Why Should Food Producers Export?

export-2123475_1920Ask anyone now for a good reason to start exporting and they will probably point to exchange rates presenting fantastic opportunities. True, the €:£ rate has been in a range of around 1.14-1.19 (where it was at over 1.40 not so very long ago. The US $ has also appreciated significantly – and export stats from DEFRA just out tell us the US is now the UK’s 2nd largest food and drink export market.  After Ireland, incidentally.

But tactical trading windows are much more relevant for commodities businesses than SMEs with differentiated quality products.

Exchange rates will change over time. And maybe one day some of that ‘gain’ might be reduced  by post Brexit tariffs to EU markets. We know we’ll be out of the single market but we don’t yet know what the price of access will be.

The real reasons to export are strategic and will remain the same:

Spreading risk and broadening your customer base for one.  People often speak about adding new markets (territories) when they talk about exports. But in our experience – and we have helped several hundred UK food exporters build their business internationally over the last 25 years – it’s much more relevant to talk about acquiring new customers.  They might just happen to be based over a short stretch of water.

So say you’re doing business with Waitrose, Ocado, Selfridges, Whole Foods and a range of independents.  The next step might be to build your distribution across more Waitrose stores or target another multiple like Sainsburys.  But it might also be worth considering an approach to Delhaize in Belgium, Monoprix in France or Albert Heijn in The Netherlands.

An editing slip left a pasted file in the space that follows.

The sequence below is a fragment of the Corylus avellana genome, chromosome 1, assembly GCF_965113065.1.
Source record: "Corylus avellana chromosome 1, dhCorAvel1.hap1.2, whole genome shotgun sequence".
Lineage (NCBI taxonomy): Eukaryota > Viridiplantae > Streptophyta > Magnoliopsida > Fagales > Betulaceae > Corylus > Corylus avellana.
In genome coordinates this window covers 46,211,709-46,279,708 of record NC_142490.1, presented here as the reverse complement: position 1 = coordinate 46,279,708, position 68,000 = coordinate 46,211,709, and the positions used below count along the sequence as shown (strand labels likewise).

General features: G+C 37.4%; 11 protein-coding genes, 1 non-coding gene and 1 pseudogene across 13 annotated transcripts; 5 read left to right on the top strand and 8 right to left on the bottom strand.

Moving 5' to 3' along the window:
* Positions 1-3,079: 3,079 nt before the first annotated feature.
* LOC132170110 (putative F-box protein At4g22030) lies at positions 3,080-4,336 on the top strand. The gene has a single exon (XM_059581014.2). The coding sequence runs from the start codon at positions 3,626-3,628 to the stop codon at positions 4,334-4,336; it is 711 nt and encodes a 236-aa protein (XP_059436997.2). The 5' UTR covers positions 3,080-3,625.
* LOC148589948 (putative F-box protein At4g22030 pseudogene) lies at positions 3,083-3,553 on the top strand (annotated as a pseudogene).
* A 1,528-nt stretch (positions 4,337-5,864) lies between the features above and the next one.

The more a business grows in the UK, the more likely it is to depend significantly on a small number of customers.  The Top 5 multiple retailers account for around 75% of all grocery retail so the risk of a delisting with one or more of these accounts can really put a business at risk.  Better to diversify by adding similar profile accounts in neighbouring markets.

Distribution costs are often not much different from supplying within the UK. Central purchasing is increasingly the norm and many of these customers prefer to deal direct with the end producer (as they do in the UK) rather than with a distributor.

While many of the UK’s biggest retailers are in a process of ‘re-set’, many international retailers are increasingly looking for innovation – especially in areas like healthy snacking, free-from, sugar free drinks, vegetable proteins, chilled convenience, organics, minimal ingredients and clean label  – areas in which the UK is seen to be a leader on a European, if not a world level.

We’ve just created a private inspiration show for Delhaize at their Brussels HQ showcasing over 50 producers showcasing innovations from the UK and other markets.  The Board buying director was so impressed he insisted the CEO also pay a visit.  These were all new concepts they hadn’t yet seen.  We’re still hiding our light under a bushel.

And yes that’s just EU markets.  But one step at a time.  Remember, we export more food and drink to Belgium than all the BRIC markets combined!

Want more? Simon Waring, will be speaking more about this at The International Food & Drink Event on Tuesday 21st March at 14.45. Find out more here.

Simon Waring is MD of Green Seed Group, an international food and drink sales and marketing consultancy with 11 international offices swaring@greenseedgroup.co.uk www.greenseedgroup.com

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